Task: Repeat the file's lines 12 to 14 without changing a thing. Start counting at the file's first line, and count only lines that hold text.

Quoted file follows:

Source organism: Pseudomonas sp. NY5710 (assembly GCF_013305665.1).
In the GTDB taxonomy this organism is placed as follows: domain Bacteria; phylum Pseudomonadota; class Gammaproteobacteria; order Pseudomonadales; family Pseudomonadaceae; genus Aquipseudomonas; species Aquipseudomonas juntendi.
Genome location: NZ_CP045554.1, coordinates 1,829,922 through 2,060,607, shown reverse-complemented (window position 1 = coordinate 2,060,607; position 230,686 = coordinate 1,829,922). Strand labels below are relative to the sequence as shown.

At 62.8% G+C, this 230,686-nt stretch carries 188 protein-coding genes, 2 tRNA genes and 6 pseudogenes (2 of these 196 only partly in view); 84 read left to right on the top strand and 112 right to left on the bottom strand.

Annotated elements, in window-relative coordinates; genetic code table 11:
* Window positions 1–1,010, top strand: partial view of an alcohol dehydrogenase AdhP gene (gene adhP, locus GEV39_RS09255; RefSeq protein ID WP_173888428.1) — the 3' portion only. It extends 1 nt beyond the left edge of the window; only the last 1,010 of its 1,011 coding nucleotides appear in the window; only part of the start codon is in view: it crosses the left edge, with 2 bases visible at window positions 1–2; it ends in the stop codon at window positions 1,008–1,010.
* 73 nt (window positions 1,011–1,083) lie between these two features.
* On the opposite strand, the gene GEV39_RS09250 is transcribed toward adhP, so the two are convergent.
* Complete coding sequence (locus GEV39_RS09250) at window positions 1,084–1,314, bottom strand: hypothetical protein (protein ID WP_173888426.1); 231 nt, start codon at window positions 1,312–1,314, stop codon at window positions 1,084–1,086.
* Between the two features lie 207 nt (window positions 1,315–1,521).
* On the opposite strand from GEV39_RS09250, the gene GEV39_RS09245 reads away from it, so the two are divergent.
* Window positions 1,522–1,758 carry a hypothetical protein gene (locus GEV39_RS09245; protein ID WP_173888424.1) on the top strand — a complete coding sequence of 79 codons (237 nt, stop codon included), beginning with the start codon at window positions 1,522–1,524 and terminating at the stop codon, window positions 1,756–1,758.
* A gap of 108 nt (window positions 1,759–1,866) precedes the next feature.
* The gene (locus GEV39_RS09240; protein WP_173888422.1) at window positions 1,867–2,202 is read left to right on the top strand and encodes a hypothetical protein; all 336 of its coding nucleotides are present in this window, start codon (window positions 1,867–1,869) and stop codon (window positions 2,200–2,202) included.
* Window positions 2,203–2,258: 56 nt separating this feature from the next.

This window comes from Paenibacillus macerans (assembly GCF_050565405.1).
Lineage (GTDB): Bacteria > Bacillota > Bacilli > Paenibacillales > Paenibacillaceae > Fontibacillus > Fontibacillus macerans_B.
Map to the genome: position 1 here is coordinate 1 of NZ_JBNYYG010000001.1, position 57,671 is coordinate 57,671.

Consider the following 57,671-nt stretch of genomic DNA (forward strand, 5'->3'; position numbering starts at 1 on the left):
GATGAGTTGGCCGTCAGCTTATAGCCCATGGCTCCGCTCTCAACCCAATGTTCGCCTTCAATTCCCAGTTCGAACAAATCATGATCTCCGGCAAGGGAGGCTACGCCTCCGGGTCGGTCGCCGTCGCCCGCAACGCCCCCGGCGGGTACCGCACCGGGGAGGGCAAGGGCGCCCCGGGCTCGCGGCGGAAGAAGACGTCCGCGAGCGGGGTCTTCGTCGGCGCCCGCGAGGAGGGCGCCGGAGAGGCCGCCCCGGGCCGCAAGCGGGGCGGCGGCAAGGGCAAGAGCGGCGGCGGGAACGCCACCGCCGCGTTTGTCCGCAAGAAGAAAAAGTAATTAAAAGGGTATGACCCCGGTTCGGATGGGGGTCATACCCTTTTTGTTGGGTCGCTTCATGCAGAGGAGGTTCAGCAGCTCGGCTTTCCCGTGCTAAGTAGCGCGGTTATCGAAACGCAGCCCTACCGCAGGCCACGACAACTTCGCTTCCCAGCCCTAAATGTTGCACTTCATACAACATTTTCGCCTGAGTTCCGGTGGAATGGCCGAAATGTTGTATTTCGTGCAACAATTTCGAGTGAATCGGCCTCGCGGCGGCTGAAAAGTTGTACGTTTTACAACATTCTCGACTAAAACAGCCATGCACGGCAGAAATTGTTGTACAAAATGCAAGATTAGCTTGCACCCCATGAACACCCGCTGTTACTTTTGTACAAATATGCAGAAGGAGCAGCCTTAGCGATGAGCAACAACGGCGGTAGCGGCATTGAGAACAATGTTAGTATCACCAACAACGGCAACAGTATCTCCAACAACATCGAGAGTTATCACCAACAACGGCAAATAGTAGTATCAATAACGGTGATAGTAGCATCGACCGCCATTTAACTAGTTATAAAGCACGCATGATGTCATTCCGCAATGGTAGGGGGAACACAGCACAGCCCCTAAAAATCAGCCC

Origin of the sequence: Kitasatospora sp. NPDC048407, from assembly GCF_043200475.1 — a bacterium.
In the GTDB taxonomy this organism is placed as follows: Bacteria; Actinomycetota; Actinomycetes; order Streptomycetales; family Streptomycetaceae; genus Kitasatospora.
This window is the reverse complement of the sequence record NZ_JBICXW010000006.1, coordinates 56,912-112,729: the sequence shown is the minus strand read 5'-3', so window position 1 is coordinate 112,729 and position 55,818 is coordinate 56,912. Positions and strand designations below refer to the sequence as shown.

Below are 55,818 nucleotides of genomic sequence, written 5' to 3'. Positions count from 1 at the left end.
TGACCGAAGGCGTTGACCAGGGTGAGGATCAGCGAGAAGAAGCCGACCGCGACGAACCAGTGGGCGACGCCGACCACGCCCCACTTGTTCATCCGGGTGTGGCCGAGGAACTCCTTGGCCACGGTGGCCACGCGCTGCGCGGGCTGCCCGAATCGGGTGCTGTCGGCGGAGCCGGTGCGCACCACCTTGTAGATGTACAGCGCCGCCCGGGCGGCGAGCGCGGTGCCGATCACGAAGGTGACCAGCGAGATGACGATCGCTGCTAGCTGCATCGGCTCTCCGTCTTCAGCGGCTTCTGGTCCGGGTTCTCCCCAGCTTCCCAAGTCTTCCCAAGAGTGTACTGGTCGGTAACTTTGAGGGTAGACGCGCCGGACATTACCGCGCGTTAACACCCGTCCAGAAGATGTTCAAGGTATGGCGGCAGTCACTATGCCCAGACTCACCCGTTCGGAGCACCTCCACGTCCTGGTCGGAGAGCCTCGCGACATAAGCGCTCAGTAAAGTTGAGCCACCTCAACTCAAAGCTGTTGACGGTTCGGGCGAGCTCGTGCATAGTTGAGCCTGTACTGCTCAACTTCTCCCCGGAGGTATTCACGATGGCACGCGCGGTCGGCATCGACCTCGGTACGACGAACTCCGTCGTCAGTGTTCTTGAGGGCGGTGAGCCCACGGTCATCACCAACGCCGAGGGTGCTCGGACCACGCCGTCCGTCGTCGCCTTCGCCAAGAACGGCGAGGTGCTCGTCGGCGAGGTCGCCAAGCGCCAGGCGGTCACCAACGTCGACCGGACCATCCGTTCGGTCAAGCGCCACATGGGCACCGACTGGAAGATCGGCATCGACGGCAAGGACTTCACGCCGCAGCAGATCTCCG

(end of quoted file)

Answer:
* Window positions 1,522–1,758 carry a hypothetical protein gene (locus GEV39_RS09245; protein ID WP_173888424.1) on the top strand — a complete coding sequence of 79 codons (237 nt, stop codon included), beginning with the start codon at window positions 1,522–1,524 and terminating at the stop codon, window positions 1,756–1,758.
* A gap of 108 nt (window positions 1,759–1,866) precedes the next feature.
* The gene (locus GEV39_RS09240; protein WP_173888422.1) at window positions 1,867–2,202 is read left to right on the top strand and encodes a hypothetical protein; all 336 of its coding nucleotides are present in this window, start codon (window positions 1,867–1,869) and stop codon (window positions 2,200–2,202) included.